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Kordylewski Clouds – dust moons of the Earth-Moon System

At the end of October 2018, an interesting set of publications, by a team of Hungarian scientists, were published in the Monthly Notices of the Royal Astronomical Society. Judith Sliz-Balogh, Andras Bart and Gabor Horvath reported their observations of the Earth’s dust moon. The initiator of the search for these dusty moons of Earth was doc. Kazimierz Kordylewski from the Astronomical Observatory of the Jagiellonian University.

Special location(s) in a system of two bodies

In a system of two orbiting bodies, there are five special locations*. These places are named in honor of their discoverer, Lagrange, and so labeled Lagrange points; two of them, L4 and L5, are so-called stable Lagrange points.

If a low mass object is placed at one of these stable points, it maintains a fixed position relative to the two more massive bodies. Astronomers have found a large number of small celestial bodies located around points L4 and L5 in such massive systems as: the Sun - Jupiter, Sun - Earth and Sun – Mars systems. This class of objects also includes, for example, asteroids from the Trojan group.

How many satellites of Earth are there?

Cracow astronomer doc. Kazimierz Kordylewski (1903-1981) proposed the following question: can interplanetary compaction of matter be detected at the Lagrange points located in our immediate surroundings (in the Earth - Moon system)? In the spring of 1961, K. Kordylewski observed and photographed a local brightening of the sky background, derived from sunlight scattered on a dust concentration present there – located in a position corresponding to the Lagrange point, L5 in the Earth - Moon system [1]. This took place at the meteorological observatory on Kasprowy Wierch, chosen by the astronomer purposely to minimize the artificial illumination of the sky.

This way, doc. Kordylewski crowned, with success, his many years of searching for dusty satellites of Earth; which were named, after many years, the dusty Kordylewski clouds in his honor. For the entirety of his academic career, this Polish astronomer was honored with many decorations, including the Bronze Medal of NASA (1972).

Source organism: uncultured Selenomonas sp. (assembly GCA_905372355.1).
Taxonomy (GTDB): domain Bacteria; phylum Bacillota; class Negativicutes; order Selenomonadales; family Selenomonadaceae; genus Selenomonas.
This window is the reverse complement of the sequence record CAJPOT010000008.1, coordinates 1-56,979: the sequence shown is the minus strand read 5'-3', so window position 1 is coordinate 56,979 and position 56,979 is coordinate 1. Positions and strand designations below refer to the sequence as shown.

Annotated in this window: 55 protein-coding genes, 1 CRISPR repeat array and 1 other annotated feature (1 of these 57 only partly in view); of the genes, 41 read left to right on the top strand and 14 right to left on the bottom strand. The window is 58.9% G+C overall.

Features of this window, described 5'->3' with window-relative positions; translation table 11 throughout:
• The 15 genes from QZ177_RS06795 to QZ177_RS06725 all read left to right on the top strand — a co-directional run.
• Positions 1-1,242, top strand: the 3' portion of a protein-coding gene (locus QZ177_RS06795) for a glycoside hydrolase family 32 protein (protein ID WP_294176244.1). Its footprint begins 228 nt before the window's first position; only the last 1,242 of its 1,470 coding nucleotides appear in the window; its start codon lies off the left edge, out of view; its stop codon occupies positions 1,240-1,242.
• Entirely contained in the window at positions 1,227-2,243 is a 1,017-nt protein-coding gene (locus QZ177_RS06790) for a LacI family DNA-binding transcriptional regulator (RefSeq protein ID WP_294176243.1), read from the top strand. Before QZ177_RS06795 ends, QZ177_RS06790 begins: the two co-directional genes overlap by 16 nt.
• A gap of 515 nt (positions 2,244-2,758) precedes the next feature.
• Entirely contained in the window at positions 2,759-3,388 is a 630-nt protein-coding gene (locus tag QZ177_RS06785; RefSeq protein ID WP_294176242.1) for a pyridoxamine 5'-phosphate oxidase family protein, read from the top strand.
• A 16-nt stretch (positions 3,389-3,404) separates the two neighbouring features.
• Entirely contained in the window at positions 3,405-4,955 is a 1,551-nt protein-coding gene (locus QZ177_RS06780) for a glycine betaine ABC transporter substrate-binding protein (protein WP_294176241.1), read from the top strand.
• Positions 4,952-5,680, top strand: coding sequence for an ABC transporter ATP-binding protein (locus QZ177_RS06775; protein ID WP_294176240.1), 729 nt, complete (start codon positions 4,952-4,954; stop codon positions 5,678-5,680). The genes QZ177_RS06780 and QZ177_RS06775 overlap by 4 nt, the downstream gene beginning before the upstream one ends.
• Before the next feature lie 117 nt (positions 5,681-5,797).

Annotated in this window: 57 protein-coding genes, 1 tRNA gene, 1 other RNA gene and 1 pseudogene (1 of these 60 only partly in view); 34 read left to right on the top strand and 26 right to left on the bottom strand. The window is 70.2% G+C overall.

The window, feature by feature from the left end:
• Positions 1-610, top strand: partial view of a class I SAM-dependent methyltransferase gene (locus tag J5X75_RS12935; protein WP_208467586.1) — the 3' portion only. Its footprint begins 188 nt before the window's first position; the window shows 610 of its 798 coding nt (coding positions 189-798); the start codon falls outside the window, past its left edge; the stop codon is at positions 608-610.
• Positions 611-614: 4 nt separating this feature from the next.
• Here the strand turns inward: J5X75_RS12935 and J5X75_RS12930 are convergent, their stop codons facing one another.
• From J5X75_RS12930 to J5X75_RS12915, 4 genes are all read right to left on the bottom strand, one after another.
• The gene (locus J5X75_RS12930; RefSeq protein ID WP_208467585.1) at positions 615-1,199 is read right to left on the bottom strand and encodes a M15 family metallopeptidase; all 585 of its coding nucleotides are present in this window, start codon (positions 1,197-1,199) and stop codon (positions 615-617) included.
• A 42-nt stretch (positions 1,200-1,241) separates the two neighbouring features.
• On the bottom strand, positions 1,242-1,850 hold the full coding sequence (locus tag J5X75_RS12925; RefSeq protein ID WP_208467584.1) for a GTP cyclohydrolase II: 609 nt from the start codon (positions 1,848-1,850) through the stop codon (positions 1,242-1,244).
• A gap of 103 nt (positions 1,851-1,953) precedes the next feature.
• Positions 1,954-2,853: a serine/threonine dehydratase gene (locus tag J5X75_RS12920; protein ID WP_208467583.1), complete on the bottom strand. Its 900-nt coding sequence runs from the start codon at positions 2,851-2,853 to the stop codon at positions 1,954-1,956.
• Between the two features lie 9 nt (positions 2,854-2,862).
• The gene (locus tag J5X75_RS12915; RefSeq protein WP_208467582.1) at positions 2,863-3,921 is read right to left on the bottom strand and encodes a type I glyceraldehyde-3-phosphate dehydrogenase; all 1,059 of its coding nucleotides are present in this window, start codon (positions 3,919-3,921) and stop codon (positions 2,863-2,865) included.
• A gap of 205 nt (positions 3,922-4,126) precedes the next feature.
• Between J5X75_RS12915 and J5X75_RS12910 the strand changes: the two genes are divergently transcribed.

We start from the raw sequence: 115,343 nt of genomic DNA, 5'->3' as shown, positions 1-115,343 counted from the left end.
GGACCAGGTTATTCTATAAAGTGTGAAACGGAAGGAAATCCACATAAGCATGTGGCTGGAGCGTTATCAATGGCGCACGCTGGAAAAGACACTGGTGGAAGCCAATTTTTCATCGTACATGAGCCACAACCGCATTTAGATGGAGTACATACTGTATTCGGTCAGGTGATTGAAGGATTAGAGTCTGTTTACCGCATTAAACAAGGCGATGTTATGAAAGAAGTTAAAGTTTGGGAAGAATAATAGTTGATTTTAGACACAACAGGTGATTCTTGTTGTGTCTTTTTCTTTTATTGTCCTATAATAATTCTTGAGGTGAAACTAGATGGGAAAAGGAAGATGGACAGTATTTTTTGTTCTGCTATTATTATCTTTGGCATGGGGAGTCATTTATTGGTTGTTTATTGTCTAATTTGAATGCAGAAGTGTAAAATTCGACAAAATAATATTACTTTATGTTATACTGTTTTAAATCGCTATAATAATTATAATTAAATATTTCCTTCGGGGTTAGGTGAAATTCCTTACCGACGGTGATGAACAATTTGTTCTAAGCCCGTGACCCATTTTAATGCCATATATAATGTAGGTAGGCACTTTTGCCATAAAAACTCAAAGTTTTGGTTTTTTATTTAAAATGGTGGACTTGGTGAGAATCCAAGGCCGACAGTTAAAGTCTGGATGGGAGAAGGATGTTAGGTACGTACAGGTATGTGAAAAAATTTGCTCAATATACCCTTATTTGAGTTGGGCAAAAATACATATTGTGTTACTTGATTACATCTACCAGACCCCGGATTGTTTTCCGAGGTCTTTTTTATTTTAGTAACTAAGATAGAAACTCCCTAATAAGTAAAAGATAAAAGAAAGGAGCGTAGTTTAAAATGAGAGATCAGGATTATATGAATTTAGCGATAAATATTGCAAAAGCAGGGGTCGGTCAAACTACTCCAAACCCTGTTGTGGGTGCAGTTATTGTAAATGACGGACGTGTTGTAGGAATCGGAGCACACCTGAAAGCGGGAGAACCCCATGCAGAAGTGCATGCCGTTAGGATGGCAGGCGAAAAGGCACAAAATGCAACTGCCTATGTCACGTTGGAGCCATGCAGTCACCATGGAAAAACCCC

There were many attempts to confirm the existence of these dust moons, however, Kordylewski clouds are difficult to observe due to their very low brightness. In 1961, in Rockport, Massachusetts (USA) Richards G. Hodgson also tried to spot them. His efforts, however, did not give a positive result. In subsequent years, several astronomers questioned the discovery of Kordylewski. Their arguments were as follows: hypothetical dust moons cannot exist, because the gravitational influences of the Sun, other planets and the phenomenon of solar wind do not allow the stable presence of dust at the Lagrange points. However, Kordylewski's discovery was in turn confirmed, in 1964, by the amateur astronomer, American J. W. Simpson, and later by many other professional astronomers. One of them was J. R. Roach, who announced, in 1975, the discovery of dust clouds from data collected by the Orbital Solar Observatory OSO-6.

The history of discovering Kordylewski moons has one more interesting aspect related to the Jagiellonian University, and in particular to the research conducted by dr. Maciej Winiarski in the OA UJ station in Roztoky Górne. In the eighties of the last century, M. Winiarski confirmed the existence of Kordylewski clouds by measuring the weakening of light from distant stars passing these clouds.

New studies

Recently, a team of Hungarian scientists found new evidence of the existence of these dusty satellites of Earth. They used the polarization of electromagnetic waves in their observations. Light coming directly from the Sun is polarized; the scattering of the Sun’s light on dust particles causes this polarization. Kordylewski's moons can therefore be detected by observing polarized light scattered by the dust forming them. After very complicated observations, Hungarian astronomers detected weak polarized light around the Lagrange point, L5, of the Earth-Moon system [2]. In addition, their computer simulations have shown that particles ranging in size from a micrometer to the size of an average stone, can remain at the Lagrange points for a long time, and the dust cloud formed from them has an ever-changing shape - in particular, it can pulsate and spin [3].

 

 

 

 

 

Figure 1:  Positions of the Moon and the L5 Lagrange point of the Earth-Moon system in the plane of the Moon’s orbit on 19 August 2017 at 01:14:15 UT with 87.3o phase angle. The scale of linear dimensions of the presented objects (including the dust cloud) are not preserved. Source: J. Slíz-Balogh, A. Bart, G. Horváth (2018).

 

 

 

 

In celestial mechanics, Lagrangian points are position of equilibrium in the equations of motion for restricted circular three-body problem

Elżbieta Kuligowska, Emily Kosmaczewski, OAUJ

 

Bibliography

[1] Kordylewski, K., 1961, AcA, 11, 165
Photographische Untersuchungen des Librationspunktes L5 im System Erde-Mond
http://cdsads.u-strasbg.fr/cgi-bin/nph-iarticle_query?1961AcA....11..165K&data_type=PDF_HIGH&whole_paper=YES&type=PRINTER&filetype=.pdf

[2] Slíz-Balogh, J., Barta, A., Horváth, G., 2018, MNRAS, 482, 762
Celestial mechanics and polarization optics of the Kordylewski dust cloud in the Earth-Moon Lagrange point L5 - Part II. Imaging polarimetric observation: new evidence for the existence of Kordylewski dust cloud
https://academic.oup.com/mnras/article/482/1/762/5114270

[3] Slíz-Balogh, J., Barta, A., Horváth, G., 2018, MNRAS, 480, 5550
Celestial mechanics and polarization optics of the Kordylewski dust cloud in the Earth-Moon Lagrange point L5 - Part I. Three-dimensional celestial mechanical modelling of dust cloud formation
https://academic.oup.com/mnras/article/480/4/5550/5089220